The craft and business of writing and self publishing

KWL goes to Canada Reads

This week, the KWL team was lucky enough to be part of the live studio audience at CBC’s Canada Reads, Canada’s annual Survivor-style battle of the books! Five Canadian celebrities each champion one book and CBC broadcasts the live, week-long debate as the five panelists decide which book the whole country should read this year.

The theme for 2018 was “One Book To Open Your Eyes” and featured five diverse and thought-provoking titles by Canadian authors.

On day one, all five panelists were given the opportunity to present and defend “their” books. At the end of each day, each panelist must vote to eliminate one title.

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The first title to be voted off was the The Boat People, Sharon Bala’s fictional account of the refugee crisis in Canada. Afghanistan-born, Canada-raised television host Mozhdah Jamalzadah defended this title, explaining that, as a refugee herself, she connected deeply with the themes in the book.

“When the rusty cargo ship carrying Mahindan and five hundred fellow refugees reaches the shores of British Columbia, the young father is overcome with relief: he and his six-year-old son can finally put Sri Lanka’s bloody civil war behind them and begin new lives. Instead, the group is thrown into prison, with government officials and news headlines speculating that hidden among the “boat people” are members of a terrorist militia. As suspicion swirls and interrogation mounts, Mahindan fears the desperate actions he took to survive and escape Sri Lanka now jeopardize his and his son’s chances for asylum.”

 

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Next to go was Craig Davidson’s memoir, Precious Cargo, defended by tornado-hunter Greg Johnson. In his defense of the title, he argued that the book’s warmth and humor and overall message of inclusion and normalization of special needs, made it a must-read for Canada.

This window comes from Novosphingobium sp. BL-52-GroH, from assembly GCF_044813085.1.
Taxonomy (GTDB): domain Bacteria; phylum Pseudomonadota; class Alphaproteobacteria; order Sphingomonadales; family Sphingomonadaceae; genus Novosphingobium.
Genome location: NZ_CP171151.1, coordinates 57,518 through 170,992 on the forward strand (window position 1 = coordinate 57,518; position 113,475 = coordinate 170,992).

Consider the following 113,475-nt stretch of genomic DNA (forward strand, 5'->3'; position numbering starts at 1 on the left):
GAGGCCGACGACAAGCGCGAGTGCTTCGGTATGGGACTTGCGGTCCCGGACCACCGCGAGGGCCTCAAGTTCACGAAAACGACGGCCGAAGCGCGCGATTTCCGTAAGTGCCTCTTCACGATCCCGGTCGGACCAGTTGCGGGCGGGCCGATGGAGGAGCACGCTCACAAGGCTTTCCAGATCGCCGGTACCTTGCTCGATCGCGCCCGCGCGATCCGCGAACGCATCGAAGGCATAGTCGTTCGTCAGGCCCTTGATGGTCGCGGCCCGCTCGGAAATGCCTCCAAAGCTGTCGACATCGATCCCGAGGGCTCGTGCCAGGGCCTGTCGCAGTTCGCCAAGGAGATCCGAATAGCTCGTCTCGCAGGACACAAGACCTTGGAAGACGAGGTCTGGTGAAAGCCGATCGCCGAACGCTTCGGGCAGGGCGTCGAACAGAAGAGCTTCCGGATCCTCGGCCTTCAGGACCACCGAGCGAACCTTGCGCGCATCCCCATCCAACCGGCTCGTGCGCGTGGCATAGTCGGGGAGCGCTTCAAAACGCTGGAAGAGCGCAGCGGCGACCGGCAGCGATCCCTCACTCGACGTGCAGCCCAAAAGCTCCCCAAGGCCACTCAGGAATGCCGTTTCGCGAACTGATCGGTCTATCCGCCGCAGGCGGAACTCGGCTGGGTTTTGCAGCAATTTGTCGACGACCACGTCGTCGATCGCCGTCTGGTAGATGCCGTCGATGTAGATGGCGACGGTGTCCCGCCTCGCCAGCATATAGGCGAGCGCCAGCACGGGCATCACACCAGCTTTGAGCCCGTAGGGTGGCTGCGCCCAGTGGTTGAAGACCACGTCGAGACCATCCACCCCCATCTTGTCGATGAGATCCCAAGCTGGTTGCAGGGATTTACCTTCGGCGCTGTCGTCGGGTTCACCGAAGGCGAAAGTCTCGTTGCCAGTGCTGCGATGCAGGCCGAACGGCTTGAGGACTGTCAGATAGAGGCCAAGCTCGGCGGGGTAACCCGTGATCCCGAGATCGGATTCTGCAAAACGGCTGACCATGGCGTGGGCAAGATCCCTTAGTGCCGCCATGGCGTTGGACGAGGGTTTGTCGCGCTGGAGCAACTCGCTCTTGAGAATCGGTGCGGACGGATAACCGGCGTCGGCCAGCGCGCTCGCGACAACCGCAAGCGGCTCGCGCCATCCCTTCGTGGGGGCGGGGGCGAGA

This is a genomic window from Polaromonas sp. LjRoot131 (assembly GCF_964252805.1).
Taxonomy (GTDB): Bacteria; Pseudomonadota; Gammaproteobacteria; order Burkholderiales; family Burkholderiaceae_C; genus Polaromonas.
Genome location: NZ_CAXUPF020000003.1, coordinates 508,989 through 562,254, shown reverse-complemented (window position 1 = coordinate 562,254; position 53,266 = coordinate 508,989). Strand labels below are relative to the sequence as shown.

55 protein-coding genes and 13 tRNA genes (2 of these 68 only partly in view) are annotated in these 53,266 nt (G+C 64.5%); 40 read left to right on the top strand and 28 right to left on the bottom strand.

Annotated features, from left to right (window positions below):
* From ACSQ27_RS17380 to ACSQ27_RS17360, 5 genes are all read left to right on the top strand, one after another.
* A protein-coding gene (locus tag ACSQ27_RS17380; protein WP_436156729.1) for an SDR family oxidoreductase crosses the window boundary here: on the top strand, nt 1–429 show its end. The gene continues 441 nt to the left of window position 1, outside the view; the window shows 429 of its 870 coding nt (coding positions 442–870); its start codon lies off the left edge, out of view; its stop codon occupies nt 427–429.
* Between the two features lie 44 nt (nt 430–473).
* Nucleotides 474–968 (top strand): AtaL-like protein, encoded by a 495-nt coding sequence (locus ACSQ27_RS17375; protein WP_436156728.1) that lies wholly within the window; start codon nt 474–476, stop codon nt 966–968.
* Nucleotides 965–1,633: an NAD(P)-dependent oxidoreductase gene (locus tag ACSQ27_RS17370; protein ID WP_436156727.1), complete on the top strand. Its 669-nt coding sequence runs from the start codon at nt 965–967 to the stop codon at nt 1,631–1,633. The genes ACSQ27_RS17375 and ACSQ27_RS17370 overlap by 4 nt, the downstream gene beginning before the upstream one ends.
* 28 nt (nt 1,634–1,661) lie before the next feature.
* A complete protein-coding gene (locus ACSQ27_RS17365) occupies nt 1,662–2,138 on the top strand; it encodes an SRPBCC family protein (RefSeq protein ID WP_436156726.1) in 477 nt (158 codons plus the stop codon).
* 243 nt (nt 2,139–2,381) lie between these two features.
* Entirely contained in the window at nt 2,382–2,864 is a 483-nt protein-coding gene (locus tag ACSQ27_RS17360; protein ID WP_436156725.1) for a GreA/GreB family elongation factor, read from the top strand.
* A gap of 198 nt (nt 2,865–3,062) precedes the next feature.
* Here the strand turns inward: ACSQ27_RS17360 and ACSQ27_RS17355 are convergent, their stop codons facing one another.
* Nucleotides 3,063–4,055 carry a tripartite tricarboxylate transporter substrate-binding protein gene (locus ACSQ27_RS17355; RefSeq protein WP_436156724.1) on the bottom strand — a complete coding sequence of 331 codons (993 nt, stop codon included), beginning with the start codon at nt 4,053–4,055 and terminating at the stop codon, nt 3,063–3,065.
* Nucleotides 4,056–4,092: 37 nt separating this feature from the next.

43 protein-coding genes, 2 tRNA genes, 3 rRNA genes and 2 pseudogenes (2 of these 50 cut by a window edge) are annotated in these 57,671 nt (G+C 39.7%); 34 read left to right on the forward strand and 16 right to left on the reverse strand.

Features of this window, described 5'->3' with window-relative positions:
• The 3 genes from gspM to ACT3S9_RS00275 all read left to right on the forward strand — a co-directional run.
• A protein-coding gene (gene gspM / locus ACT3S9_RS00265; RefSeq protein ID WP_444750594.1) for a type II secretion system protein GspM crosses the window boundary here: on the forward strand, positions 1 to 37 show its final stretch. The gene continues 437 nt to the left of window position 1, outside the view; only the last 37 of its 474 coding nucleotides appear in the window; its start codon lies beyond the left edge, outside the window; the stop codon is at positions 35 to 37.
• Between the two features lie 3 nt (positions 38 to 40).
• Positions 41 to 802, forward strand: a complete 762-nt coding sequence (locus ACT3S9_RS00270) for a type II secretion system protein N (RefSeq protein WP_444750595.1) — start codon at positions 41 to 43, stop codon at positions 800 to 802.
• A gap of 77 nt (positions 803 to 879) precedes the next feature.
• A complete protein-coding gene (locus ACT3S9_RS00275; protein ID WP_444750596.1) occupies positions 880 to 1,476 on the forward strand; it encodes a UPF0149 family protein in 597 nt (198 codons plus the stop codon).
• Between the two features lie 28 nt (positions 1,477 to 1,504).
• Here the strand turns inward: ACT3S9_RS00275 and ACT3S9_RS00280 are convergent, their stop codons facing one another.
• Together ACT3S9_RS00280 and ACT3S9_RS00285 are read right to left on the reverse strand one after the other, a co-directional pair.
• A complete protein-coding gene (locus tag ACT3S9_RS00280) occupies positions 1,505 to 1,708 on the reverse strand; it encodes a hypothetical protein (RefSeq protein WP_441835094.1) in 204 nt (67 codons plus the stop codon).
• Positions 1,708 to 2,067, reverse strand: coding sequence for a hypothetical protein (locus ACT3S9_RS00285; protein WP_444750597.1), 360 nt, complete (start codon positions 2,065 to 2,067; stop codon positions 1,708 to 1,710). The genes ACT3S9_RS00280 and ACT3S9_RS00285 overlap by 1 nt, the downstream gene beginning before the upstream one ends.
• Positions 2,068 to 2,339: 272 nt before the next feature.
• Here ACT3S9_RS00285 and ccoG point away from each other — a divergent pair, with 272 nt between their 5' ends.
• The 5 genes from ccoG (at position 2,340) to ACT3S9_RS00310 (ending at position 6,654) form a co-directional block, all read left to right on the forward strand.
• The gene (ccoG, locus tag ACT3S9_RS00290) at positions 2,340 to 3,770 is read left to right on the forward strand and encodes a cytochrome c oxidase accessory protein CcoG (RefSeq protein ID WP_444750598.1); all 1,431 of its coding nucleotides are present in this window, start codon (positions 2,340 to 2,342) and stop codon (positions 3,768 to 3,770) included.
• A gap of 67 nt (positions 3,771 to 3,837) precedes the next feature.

“One morning in 2008, desperate and impoverished while trying unsuccessfully to write, Davidson plucked a flyer out of his mailbox that read, “Bus Drivers Wanted.” That was the first step towards an unlikely new career: driving a school bus full of special-needs kids for a year. Armed only with a sense of humour akin to that of his charges, a creative approach to the challenge of driving a large, awkward vehicle while corralling a rowdy gang of kids, and unexpected reserves of empathy, Davidson takes us along for the ride. He shows us how his evolving relationship with the kids on that bus, each of them struggling physically as well as emotionally and socially, slowly but surely changed his life along with the lives of the “precious cargo” in his care. This is the extraordinary story of that year and those relationships. It is also a moving, important and universal story about how we see and treat people with special needs in our society.”

 Jeanne Beker was left to break the tie between Precious Cargo and American War and admitted that while she loved the book, she ultimately felt that Precious Cargo didn’t “have the gravitas to be in the competition.”

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Day three saw the elimination of Cherie Dimaline’s YA novel, The Marrow Thieves, defended by “Canada’s queen of R&B”, Jully Black. Jully says the book opened her eyes to the realities of everyday life in indigenous communities and believes the book should should be required reading for Canadians of all ages.